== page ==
The Chapter 13 debt limit can be a real barrier to getting bankruptcy relief for a couple filing a joint case. Particularly so if the case law where you practice requires inclusion of the underwater second mortgage in the unsecured debt calculation. It seems that $360,525 in unsecured debt just isn’t what it used to be.
Prior to BAPCPA, we dealt with this problem with a Chapter 20. Discharge the couple’s personal liability for as much debt as possible in Chapter 7, then file an immediate Chapter 13 to address the issues that made 13 attractive in the first place. Not possible after 2005, where no discharge is available in a subsequent Chapter 13 until four years have passed.
Enter Judge Janice Karlin and the Werts case from Kansas ( . Judge Karlin reasoned that a joint case filed by a married couple is really two cases, jointly administered. Since the couple did not have to file a joint case, and a joint case could be deconsolidated, therefore, the Werts’ joint case was really two cases. Each debtor could have debts up to the §109(e) limit. Voila, debt limit issues vanquished.
If this is the issue presented, you need to review closely the debts your clients have. Debts on which they are jointly liable probably have to be listed in each case. But often I find enough separate liabilities that, analyzed separately, each spouse qualifies, or, more commonly, one spouse qualifies for Chapter 13.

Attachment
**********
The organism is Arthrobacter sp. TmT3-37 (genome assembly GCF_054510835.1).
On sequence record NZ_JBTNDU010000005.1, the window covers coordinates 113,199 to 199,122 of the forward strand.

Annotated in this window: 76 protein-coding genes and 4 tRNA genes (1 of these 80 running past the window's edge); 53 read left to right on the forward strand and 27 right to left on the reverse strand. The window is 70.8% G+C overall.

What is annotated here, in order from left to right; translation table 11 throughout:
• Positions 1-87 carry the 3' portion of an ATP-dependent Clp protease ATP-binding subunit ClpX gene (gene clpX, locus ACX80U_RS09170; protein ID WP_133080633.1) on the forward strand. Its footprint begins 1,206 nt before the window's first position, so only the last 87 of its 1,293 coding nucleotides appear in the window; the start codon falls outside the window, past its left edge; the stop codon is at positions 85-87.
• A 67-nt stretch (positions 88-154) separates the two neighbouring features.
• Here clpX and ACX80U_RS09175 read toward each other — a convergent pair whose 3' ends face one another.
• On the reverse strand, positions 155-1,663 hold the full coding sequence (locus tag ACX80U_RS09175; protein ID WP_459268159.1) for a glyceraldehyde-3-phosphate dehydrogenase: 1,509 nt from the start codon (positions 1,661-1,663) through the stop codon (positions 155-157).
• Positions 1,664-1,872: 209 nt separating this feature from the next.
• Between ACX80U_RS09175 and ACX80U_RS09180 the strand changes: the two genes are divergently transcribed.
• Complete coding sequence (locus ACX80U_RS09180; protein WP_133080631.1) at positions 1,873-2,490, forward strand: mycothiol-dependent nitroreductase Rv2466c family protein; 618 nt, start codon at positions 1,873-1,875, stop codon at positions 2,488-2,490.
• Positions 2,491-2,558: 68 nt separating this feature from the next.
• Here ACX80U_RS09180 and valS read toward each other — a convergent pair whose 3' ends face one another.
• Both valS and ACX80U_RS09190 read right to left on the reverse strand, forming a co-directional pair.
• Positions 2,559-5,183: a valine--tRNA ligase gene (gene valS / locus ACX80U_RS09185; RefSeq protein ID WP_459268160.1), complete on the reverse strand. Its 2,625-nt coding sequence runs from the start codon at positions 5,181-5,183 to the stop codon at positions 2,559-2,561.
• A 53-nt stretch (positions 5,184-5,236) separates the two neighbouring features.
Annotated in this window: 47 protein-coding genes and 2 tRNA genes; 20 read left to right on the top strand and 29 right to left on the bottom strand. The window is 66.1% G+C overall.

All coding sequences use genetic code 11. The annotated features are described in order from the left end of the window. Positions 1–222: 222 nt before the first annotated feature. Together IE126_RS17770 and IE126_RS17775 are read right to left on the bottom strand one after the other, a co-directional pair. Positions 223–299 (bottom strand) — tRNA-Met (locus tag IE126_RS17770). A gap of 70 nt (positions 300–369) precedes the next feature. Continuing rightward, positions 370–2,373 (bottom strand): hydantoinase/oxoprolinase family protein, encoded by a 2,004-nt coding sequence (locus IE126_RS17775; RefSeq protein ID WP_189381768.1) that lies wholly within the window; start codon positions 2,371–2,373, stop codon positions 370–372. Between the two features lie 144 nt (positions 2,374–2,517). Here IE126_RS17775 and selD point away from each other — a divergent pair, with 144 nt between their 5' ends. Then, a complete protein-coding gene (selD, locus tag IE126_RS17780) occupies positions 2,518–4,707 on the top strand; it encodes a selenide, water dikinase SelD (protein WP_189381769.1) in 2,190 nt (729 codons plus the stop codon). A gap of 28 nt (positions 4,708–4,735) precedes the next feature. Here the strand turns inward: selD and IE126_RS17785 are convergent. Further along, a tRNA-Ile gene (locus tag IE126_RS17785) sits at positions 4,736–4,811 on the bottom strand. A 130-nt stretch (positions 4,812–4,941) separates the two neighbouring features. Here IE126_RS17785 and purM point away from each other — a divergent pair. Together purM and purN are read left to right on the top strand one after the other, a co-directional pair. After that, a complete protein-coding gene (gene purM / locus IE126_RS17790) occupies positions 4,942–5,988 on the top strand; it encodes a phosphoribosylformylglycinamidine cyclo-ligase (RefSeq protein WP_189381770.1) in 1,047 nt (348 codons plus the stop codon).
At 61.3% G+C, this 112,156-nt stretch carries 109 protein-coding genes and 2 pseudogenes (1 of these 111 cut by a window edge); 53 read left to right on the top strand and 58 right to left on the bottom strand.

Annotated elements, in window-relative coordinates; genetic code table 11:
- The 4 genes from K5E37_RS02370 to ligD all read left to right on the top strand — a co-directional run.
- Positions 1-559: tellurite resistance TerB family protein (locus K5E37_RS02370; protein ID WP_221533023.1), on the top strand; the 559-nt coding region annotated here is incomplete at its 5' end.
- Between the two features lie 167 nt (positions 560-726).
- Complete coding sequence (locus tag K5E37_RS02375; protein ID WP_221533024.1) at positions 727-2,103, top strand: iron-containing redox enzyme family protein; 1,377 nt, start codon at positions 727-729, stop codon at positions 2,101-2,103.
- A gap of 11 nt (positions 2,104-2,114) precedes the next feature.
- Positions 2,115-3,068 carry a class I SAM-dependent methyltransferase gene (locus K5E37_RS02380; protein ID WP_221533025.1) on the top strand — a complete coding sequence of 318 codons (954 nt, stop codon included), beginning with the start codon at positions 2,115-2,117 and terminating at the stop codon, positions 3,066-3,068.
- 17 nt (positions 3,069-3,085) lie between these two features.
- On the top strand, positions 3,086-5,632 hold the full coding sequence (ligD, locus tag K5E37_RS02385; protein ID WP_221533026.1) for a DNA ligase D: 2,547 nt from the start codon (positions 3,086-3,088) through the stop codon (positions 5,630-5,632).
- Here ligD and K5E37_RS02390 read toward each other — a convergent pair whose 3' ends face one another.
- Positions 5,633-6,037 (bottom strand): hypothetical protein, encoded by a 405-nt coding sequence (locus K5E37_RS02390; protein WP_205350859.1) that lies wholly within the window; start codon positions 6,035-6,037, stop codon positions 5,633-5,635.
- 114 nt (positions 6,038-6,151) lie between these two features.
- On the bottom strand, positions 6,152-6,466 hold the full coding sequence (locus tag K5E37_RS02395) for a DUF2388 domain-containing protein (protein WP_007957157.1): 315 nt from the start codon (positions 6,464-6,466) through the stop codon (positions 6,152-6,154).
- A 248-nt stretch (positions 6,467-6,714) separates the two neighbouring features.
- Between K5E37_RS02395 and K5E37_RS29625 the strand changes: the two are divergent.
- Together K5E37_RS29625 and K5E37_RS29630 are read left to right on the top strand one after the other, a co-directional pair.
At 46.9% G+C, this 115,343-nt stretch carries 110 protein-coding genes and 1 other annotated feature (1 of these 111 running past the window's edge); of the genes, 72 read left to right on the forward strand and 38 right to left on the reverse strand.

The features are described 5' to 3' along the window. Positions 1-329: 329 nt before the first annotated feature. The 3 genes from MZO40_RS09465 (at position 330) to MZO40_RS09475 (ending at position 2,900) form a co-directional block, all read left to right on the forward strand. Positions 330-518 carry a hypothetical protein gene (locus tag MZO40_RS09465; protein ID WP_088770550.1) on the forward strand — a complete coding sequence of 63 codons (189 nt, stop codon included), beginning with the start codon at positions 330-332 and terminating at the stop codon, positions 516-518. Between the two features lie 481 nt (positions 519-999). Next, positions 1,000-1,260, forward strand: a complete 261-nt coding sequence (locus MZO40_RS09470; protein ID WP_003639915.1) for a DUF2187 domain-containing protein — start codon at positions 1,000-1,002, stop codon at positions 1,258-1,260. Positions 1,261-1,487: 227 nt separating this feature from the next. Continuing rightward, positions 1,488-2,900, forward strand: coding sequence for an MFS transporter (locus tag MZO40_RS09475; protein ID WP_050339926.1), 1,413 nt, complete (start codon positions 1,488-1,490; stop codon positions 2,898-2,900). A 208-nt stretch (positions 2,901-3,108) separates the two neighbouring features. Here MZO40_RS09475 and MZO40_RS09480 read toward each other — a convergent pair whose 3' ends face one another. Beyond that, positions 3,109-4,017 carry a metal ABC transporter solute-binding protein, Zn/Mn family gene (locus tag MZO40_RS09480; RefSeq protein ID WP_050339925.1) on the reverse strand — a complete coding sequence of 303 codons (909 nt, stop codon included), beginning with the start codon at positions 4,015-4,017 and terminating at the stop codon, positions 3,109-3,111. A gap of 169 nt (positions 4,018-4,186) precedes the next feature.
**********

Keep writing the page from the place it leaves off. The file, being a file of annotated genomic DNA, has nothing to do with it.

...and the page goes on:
Encouragingly, no reported cases reject Werts, rendered in 2009 in favor of the traditional analysis of a joint case having a single set of debt limits.
Some of the urgency of the debt ceiling problem has been lessened where I practice by decisions that have allowed lien stripping in a Chapter 13 in which no discharge is available. Eligibility for a discharge isn’t a requirement to file a Chapter 13. A growing number of decisions at the bankruptcy court level are finding that the ability to strip an underwater lien on the debtor’s home is not dependent on entry of a discharge in the Chapter 13, but rather on plan completion. Since it is lien stripping, not available in Chapter 7, that usually drives the need for Chapter 13, a Chapter 20 may do the trick.
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